Intel: Servers Do Fine With Outside Air
September 18th, 2008 By: Rich Miller
Do servers really need a cool, sterile environment to be reliable? New research from Intel suggests that in favorable climates, servers may perform well with almost no management of the environment, creating huge savings in power and cooling with negligible equipment failure.
Intel’s findings are detailed in a new white paper reviewing a proof-of-concept using outside air to cool servers in the data center – a technique known as air-side economization. Intel conducted a 10-month test to evaluate the impact of using only outside air to cool a high-density data center, even as temperatures ranged between 64 and 92 degrees and the servers were covered with dust.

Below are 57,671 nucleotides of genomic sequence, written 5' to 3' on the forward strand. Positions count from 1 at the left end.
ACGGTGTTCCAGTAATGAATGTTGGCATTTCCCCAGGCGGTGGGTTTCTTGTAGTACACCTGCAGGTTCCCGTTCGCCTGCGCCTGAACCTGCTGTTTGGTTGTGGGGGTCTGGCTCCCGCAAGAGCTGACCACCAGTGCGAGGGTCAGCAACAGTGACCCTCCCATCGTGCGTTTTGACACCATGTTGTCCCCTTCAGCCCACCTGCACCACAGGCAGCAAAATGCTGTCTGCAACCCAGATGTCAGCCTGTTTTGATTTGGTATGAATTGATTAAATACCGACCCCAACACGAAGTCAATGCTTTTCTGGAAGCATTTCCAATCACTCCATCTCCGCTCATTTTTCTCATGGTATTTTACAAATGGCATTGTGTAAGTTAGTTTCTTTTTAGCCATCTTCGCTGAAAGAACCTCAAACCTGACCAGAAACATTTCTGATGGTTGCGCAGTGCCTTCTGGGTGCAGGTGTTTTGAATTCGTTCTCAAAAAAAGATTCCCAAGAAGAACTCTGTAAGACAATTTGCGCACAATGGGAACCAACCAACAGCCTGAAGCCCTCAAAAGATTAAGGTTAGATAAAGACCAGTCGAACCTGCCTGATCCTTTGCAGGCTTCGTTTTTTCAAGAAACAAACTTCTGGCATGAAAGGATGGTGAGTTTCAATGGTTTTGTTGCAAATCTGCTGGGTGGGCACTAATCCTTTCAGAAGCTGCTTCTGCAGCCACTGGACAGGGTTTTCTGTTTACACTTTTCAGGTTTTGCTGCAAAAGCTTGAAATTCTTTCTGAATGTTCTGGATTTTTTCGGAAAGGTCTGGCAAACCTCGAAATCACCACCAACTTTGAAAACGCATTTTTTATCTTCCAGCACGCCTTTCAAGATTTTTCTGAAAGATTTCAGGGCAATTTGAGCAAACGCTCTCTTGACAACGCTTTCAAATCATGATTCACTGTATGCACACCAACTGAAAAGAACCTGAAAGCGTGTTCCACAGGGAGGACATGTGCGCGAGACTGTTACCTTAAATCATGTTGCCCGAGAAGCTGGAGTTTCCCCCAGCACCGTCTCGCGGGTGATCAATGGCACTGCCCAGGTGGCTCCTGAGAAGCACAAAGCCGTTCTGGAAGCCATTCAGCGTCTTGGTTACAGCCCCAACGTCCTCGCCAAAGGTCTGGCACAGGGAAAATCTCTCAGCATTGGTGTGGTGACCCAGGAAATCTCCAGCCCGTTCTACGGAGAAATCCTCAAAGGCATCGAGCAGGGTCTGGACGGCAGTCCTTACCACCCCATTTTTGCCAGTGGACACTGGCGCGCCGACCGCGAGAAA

Intel’s result: “We observed no consistent increase in server failure rates as a result of the greater variation in temperature and humidity, and the decrease in air quality,” Intel’s Don Atwood and John Miner write in their white paper. “This suggests that existing assumptions about the need to closely regulate these factors bear further scrutiny.”
Intel set up a proof-of-concept using 900 production servers in a 1,000 square foot trailer in New Mexico, which it divided into two equal sections using low-cost direct-expansion (DX) air conditioning equipment. Recirculated air was used to cool servers in one half of the facility, while the other used air-side economization, expelling all hot waste air outside the data center, and drawing in exterior air to cool the servers. It ran the experiment over a 10-month period, from October 2007 to August 2008.